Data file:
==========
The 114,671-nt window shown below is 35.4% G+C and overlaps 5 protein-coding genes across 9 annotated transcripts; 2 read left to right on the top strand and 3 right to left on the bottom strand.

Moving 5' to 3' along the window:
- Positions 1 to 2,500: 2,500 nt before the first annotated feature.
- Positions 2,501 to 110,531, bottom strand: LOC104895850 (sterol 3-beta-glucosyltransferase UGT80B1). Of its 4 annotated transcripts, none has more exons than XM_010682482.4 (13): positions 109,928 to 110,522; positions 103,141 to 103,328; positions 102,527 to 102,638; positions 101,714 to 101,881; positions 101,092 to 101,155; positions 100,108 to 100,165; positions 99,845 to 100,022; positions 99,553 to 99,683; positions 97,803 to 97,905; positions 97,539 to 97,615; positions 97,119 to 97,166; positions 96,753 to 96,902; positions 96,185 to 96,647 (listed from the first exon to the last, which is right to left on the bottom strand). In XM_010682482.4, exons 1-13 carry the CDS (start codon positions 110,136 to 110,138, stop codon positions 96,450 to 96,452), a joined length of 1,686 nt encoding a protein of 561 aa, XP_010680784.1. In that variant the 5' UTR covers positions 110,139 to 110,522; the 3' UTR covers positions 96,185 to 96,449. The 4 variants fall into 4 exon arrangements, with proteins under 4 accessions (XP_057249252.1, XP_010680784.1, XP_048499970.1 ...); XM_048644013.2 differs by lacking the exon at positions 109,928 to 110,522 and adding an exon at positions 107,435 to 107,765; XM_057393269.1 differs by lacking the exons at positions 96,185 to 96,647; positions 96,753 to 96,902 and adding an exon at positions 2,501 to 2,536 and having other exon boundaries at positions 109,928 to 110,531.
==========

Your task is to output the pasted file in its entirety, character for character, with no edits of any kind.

The 114,671-nt window shown below is 35.4% G+C and overlaps 5 protein-coding genes across 9 annotated transcripts; 2 read left to right on the top strand and 3 right to left on the bottom strand.

Moving 5' to 3' along the window:
- Positions 1 to 2,500: 2,500 nt before the first annotated feature.
- Positions 2,501 to 110,531, bottom strand: LOC104895850 (sterol 3-beta-glucosyltransferase UGT80B1). Of its 4 annotated transcripts, none has more exons than XM_010682482.4 (13): positions 109,928 to 110,522; positions 103,141 to 103,328; positions 102,527 to 102,638; positions 101,714 to 101,881; positions 101,092 to 101,155; positions 100,108 to 100,165; positions 99,845 to 100,022; positions 99,553 to 99,683; positions 97,803 to 97,905; positions 97,539 to 97,615; positions 97,119 to 97,166; positions 96,753 to 96,902; positions 96,185 to 96,647 (listed from the first exon to the last, which is right to left on the bottom strand). In XM_010682482.4, exons 1-13 carry the CDS (start codon positions 110,136 to 110,138, stop codon positions 96,450 to 96,452), a joined length of 1,686 nt encoding a protein of 561 aa, XP_010680784.1. In that variant the 5' UTR covers positions 110,139 to 110,522; the 3' UTR covers positions 96,185 to 96,449. The 4 variants fall into 4 exon arrangements, with proteins under 4 accessions (XP_057249252.1, XP_010680784.1, XP_048499970.1 ...); XM_048644013.2 differs by lacking the exon at positions 109,928 to 110,522 and adding an exon at positions 107,435 to 107,765; XM_057393269.1 differs by lacking the exons at positions 96,185 to 96,647; positions 96,753 to 96,902 and adding an exon at positions 2,501 to 2,536 and having other exon boundaries at positions 109,928 to 110,531.